Connecting to LinkedIn...

'Interim consultants are too expensive........aren't they?'


Posted on 19/05/2015 by Gareth Dixon

Daylight Robbery?

So you think you will benefit from bringing an interim consultant / project manager in to the business to help out with an impending project or to help improve a service issue and you are quoted £500 PER DAY!

EXTORTIONATE! You instinctively do your calculations and determine that the equivalent of a ludicrous £130K PER YEAR!


Be Cautious in Comparing Pay

If you are a PAYE employee it’s easy to get confused about interim consultant rates. The thing to remember is that interim consultants can only charge for the time they are actively working for a client. However, they are not necessarily active for a client for 40 hours a week, 52 weeks of the year. Therefore their rates have to take into account all the time they are not billing a client as well as their overheads. Let’s take a look at the details.

Why Have Interim Consultants?

Interim consultants play a vital role in the economy. Without interim project managers and consultants business would have to find ways of training and upskilling their own staff. Can you imagine hiring a procurement or supply chain consultant to carry out a specific review that only needs doing once a year?

 Analysing a Day Rate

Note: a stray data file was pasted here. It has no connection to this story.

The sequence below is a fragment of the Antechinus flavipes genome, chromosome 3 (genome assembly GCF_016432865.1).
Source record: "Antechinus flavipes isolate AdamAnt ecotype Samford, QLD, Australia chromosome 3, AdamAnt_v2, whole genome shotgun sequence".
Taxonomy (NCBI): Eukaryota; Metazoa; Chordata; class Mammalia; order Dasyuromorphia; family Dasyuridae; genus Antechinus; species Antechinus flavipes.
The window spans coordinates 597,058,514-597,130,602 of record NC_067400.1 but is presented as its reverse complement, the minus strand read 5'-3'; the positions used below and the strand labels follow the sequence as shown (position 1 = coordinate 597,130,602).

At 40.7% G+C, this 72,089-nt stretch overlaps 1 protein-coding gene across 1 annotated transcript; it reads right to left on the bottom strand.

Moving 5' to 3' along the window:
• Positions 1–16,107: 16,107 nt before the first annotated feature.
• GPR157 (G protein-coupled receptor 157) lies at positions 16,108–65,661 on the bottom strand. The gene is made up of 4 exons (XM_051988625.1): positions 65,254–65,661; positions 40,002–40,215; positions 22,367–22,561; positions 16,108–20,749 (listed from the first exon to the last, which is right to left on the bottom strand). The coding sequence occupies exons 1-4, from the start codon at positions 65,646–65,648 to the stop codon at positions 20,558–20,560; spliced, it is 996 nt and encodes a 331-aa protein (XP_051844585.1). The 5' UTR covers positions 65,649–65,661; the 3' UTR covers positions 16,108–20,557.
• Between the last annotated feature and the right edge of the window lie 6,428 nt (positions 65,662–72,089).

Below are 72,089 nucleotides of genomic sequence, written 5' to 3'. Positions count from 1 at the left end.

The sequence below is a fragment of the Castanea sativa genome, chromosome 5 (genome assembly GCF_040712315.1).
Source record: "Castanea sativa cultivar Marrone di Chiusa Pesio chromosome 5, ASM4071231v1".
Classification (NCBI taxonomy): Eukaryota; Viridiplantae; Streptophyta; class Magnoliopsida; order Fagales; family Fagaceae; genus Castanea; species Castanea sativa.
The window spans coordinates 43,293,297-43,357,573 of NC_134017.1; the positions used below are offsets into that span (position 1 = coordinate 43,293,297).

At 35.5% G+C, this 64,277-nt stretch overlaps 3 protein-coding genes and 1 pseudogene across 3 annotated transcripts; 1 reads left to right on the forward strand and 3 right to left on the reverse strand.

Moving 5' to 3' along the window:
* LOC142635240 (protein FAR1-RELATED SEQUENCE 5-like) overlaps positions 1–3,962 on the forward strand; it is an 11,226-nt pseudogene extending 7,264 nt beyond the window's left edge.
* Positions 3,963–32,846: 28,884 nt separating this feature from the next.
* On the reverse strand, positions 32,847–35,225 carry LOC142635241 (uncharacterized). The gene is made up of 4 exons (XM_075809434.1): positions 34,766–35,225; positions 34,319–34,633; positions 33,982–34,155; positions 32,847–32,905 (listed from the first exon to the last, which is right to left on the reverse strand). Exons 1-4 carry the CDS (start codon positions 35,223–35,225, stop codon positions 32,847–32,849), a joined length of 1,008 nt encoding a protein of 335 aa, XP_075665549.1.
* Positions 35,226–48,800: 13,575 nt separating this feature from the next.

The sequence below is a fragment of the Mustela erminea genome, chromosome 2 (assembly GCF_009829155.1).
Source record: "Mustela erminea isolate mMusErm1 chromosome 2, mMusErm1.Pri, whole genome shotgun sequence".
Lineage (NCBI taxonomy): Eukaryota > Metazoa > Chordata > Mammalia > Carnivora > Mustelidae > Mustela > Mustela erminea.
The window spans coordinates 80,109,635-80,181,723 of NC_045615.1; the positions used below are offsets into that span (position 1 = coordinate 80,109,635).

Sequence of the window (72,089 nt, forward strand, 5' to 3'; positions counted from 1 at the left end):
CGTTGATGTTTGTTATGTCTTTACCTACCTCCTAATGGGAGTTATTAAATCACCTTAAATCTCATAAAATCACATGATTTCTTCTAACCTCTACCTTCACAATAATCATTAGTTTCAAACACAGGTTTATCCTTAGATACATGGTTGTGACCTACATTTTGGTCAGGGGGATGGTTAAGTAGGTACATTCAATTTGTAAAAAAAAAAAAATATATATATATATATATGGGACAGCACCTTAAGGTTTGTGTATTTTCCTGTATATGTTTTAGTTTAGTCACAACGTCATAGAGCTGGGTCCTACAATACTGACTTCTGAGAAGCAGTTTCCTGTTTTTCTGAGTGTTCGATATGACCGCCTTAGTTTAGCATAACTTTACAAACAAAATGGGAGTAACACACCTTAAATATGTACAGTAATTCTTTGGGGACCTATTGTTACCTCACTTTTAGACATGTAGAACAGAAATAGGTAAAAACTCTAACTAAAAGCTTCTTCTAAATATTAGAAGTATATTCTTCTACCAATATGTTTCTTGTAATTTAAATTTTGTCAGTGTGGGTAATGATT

Consultants providing services in many industries such as Procurement, Buying, Supply Chain & Logistics generally base their charges on day rates. These can be the source of confusion or contention for the companies who need to hire firms using day rates as the headline rate can seem high.

Often, when evaluating rates, people will take the headline day rate, multiply it by 261 (the number of weekdays in a year) and assume they are being ripped off. For example, a day rate of £500 is made to look like a salary of – 261 (52 weeks) x £500 = £130k! Nice money if you can get it.

In fact this is far from the truth. In simple terms day rates are calculated in 3 steps.

  1. Billable Days

Number of weekdays in a year = 261

Less – 25 Holidays
Less – 8  Bank Holidays
Less – 5 days allowance for being ill
Less – 24 days of non-billable time between projects
Less – 10 days for marketing and business development

Total – 72 days

Total billable working days in a year = 261 – 72 = 189 Days

  1. Overheads

£500 – advertising
£500 – Hardware and Software
£1000 – Servers etc
£100 – Affiliation costs (professional bodies such as CIPS, CILT, MoID’s )
£2000 – Interviews and visits to client sites etc
£150 – Insurances such as indemnity etc
£500 – Accountancy fees etc
£2000 – Phone/Office etc

Total = £6,750.00

This equates to a daily overhead of £35.71 (overhead divided by billable days)

Now the required salary including Employers National Insurance Contribution etc

  1. Summing it up

A well-qualified and experienced consultant salary = £65k

This gives a day rate of £384 (salary + EE NI divided by billable days)

Next comes profit and 20% is an accepted level of profit = £76.8

Now add it all up – £35.71 + £384 + £76.8 = £496.51

So the day rate of £500 gives the consultant a salary of £65k and the company a profit of £15k.

I am sure you will agree that this is by no means the colossal amount that you might have initially thought it was, for someone who has Experience, Availability, Objectivity and a track record of delivering results?

Recent Blogs

Latest Tweets